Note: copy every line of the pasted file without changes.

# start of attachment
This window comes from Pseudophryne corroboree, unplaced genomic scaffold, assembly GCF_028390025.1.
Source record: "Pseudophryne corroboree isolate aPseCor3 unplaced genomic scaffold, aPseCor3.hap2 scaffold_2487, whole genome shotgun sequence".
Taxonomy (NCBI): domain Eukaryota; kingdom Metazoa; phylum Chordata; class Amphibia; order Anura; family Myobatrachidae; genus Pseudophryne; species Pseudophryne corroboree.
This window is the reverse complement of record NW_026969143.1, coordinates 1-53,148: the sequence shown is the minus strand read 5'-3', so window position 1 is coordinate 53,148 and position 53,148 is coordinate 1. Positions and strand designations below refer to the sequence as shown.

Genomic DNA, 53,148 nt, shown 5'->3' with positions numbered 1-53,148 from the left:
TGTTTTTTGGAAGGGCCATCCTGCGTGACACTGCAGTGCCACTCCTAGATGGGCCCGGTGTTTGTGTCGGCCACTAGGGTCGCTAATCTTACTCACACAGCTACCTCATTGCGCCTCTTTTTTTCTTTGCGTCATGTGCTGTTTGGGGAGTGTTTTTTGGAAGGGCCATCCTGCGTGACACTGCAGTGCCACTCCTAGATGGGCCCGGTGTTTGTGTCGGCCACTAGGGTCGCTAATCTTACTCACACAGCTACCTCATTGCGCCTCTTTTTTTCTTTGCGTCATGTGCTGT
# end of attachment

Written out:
This window comes from Pseudophryne corroboree, unplaced genomic scaffold, assembly GCF_028390025.1.
Source record: "Pseudophryne corroboree isolate aPseCor3 unplaced genomic scaffold, aPseCor3.hap2 scaffold_2487, whole genome shotgun sequence".
Taxonomy (NCBI): domain Eukaryota; kingdom Metazoa; phylum Chordata; class Amphibia; order Anura; family Myobatrachidae; genus Pseudophryne; species Pseudophryne corroboree.
This window is the reverse complement of record NW_026969143.1, coordinates 1-53,148: the sequence shown is the minus strand read 5'-3', so window position 1 is coordinate 53,148 and position 53,148 is coordinate 1. Positions and strand designations below refer to the sequence as shown.

Genomic DNA, 53,148 nt, shown 5'->3' with positions numbered 1-53,148 from the left:
TGTTTTTTGGAAGGGCCATCCTGCGTGACACTGCAGTGCCACTCCTAGATGGGCCCGGTGTTTGTGTCGGCCACTAGGGTCGCTAATCTTACTCACACAGCTACCTCATTGCGCCTCTTTTTTTCTTTGCGTCATGTGCTGTTTGGGGAGTGTTTTTTGGAAGGGCCATCCTGCGTGACACTGCAGTGCCACTCCTAGATGGGCCCGGTGTTTGTGTCGGCCACTAGGGTCGCTAATCTTACTCACACAGCTACCTCATTGCGCCTCTTTTTTTCTTTGCGTCATGTGCTGT